Linda Gosner (University of Michigan), Workshop Organizer, Edited volume co-editor
Linda’s research centers on local responses to Roman imperialism in rural and industrial landscapes of the western Mediterranean. In particular, she studies the impact of empire on technology, craft production, labor practices, economies, and everyday life in provincial communities. Linda’s current book project examines the transformation of mining communities and landscapes in the Iberian Peninsula following Roman conquest. In addition to ongoing research and fieldwork in Spain and Portugal, Linda has co-directed the Sinis Archaeological Project in west-central Sardinia since 2018 and worked as a core collaborator with the Progetto S’Urachi since 2013. Across these varied projects, Linda’s work engages with broad questions about human-environment interaction, community and identity, labor history, mobility, and culture contact. She is currently a postdoctoral fellow with the Society of Fellows and an Assistant Professor of Classical Studies at the University of Michigan. She will join the faculty of Texas Tech as an Assistant Professor of Classical Archaeology in fall 2020.
Jeremy Hayne (Independent Scholar), Edited-volume co-editor
Jeremy Hayne’s research interests cover the western Mediterranean Iron Age and Classical and Phoenician/Punic periods. His PhD (Glasgow) focused on local/foreign interactions on Iron Age Sardinia and specifically the results of long-term contacts on the island throughout the 1st millennium BCE. He is especially interested in the concepts of colonialism, migration, connectivity and the archaeology of identity and draws on anthropological and postcolonial theory to explore islandness, hybridization and connectivities of the peoples of the Tyrrhenian and western Mediterranean Iron Age through examinations of their material culture. He is an active archaeologist and has excavated for many years at indigenous and Phoenician sites on Sardinia and is currently part of a project involving the study of the later Iron Age on Sardinia.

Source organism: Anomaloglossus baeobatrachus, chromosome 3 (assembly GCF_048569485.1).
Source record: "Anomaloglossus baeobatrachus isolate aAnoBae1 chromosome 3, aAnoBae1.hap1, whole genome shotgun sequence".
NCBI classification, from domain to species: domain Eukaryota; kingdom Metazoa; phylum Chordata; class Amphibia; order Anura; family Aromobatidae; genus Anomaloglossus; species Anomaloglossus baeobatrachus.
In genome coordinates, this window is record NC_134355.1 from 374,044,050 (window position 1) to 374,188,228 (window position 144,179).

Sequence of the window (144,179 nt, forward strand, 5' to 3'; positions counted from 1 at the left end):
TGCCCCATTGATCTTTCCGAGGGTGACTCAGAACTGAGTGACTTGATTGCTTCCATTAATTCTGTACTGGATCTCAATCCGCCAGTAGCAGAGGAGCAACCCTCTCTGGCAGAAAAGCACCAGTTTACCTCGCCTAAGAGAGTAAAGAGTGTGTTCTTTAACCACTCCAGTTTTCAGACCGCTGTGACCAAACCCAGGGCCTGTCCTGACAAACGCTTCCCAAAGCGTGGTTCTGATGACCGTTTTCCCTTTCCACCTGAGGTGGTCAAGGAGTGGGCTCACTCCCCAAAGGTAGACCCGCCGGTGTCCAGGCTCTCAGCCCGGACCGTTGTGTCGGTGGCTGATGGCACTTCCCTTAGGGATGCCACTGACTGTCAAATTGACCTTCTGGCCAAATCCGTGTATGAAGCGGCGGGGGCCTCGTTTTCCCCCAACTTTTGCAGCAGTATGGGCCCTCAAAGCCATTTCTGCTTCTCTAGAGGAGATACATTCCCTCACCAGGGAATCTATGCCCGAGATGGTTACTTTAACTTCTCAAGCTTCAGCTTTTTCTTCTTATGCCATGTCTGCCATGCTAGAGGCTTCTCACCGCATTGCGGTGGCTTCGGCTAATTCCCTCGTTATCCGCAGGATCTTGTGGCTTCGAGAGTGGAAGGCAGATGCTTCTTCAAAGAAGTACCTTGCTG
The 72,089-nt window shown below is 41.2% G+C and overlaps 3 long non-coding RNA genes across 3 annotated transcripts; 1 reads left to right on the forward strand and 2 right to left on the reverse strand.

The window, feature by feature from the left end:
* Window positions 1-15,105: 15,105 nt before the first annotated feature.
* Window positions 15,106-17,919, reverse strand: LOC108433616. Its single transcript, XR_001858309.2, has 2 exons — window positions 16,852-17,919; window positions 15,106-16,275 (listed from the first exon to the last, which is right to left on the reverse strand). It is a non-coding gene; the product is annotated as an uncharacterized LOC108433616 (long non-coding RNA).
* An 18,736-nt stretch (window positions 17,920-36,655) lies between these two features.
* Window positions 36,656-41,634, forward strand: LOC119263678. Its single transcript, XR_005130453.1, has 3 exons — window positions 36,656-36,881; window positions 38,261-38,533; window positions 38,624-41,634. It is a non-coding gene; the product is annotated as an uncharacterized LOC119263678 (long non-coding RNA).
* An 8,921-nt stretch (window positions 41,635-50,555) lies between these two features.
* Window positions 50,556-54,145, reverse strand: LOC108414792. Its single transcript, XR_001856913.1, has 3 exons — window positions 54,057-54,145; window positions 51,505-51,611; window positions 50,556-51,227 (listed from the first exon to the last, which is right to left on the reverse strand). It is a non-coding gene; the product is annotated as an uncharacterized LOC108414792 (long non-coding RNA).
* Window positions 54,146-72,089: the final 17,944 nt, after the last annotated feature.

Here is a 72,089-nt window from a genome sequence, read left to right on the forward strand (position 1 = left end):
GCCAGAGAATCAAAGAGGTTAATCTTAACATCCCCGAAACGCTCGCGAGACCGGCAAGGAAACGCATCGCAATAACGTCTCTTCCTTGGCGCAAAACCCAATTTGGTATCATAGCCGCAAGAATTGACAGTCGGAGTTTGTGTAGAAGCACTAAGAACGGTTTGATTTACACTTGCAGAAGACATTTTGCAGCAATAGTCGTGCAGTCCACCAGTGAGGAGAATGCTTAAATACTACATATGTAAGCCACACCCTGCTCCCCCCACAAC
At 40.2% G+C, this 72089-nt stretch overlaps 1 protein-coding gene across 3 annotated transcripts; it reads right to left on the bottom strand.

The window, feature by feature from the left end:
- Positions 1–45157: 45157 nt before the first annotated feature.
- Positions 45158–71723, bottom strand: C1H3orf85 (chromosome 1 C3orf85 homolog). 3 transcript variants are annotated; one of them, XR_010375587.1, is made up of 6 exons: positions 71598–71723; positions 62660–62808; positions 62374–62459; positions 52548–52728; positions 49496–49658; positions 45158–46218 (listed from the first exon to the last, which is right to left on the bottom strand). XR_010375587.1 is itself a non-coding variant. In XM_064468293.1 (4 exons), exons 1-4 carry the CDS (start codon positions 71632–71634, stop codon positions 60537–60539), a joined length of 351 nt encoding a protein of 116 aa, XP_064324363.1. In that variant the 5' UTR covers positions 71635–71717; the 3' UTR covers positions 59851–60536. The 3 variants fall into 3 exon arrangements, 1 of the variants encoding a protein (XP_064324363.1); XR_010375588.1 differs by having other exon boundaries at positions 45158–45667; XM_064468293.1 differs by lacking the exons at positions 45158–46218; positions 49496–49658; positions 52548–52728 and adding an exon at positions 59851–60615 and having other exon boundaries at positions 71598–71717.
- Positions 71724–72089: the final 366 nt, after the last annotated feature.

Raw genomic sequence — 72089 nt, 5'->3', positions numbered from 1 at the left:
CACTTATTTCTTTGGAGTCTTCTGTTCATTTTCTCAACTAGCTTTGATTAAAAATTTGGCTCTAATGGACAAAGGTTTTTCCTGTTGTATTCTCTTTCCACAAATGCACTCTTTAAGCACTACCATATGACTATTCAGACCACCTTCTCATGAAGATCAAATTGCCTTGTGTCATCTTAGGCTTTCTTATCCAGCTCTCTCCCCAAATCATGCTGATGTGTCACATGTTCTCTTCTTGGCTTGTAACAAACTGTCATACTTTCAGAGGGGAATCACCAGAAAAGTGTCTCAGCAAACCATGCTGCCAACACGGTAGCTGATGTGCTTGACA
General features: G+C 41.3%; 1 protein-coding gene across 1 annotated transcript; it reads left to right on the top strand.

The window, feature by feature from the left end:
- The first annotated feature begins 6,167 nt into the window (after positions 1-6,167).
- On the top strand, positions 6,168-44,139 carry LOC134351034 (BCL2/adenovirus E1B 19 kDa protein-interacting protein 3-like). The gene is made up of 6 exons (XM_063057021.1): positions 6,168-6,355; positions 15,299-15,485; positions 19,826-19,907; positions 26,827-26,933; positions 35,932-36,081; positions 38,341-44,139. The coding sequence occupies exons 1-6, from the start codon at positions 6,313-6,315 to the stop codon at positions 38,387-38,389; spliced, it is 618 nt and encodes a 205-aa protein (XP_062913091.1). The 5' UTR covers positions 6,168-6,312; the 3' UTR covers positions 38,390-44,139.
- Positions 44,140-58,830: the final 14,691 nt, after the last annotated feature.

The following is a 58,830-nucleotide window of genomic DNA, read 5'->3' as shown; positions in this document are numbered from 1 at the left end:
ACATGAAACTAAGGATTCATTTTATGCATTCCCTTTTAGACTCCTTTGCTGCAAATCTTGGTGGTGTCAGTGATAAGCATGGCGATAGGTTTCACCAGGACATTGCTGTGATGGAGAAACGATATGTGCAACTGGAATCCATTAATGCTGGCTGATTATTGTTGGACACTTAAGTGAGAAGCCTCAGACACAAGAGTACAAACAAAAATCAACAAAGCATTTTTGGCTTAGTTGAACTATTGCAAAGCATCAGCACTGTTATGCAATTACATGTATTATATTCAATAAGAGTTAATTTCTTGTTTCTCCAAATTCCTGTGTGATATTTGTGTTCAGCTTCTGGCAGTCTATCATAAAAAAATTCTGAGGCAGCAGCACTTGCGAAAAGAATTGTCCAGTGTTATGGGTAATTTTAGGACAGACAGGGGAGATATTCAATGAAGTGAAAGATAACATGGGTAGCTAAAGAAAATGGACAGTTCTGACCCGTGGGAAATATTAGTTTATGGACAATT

Philip Andrew Johnston
Philip’s archaeological research focuses on the the relationship between daily activities and long-lived social and economic institutions in the Iron Age Mediterranean, with a focus on Phoenician-Indigenous relations in SW Spain. He received his PhD in Near Eastern Languages and Civilizations, with a secondary field in Anthropology, from Harvard University in 2015. Philip lives in Brooklyn, NY, and is the US representative for the French cultural heritage startup Iconem.
Catalina Mas (University of Barcelona)
Catalina is an archaeologist focusing on Roman and Late Antique archaeology, especially in the western Mediterranean. Her research examines the transformation of landscapes with a particular interest in island systems and rural areas. She has co-directed or directed excavations in the building at the Ripoll street of Barcelona, excavations of early Christian set of l’Illa del Rei (Mahon, Menorca) and excavations of the Roman villa at Sa Mesquida (Calvià, Mallorca). Catalina is currently co-director of excavations at the Roman city of Pollentia (Alcúdia, Mallorca) and the project, Remote sensing, geophysical survey and paleoenvironmental reconstruction on the island of Mallorca from Antiquity to early Medieval Ages. She has recently co-edited the book, Change and Resilience. The Occupation of Mediterranean Islands in Late Antiquity (2019, Oxbow Books). She is currently a postdoctoral fellow in the Department of History and Archaeology at the University of Barcelona.
Jessica Nowlin (University of Texas at San Antonio)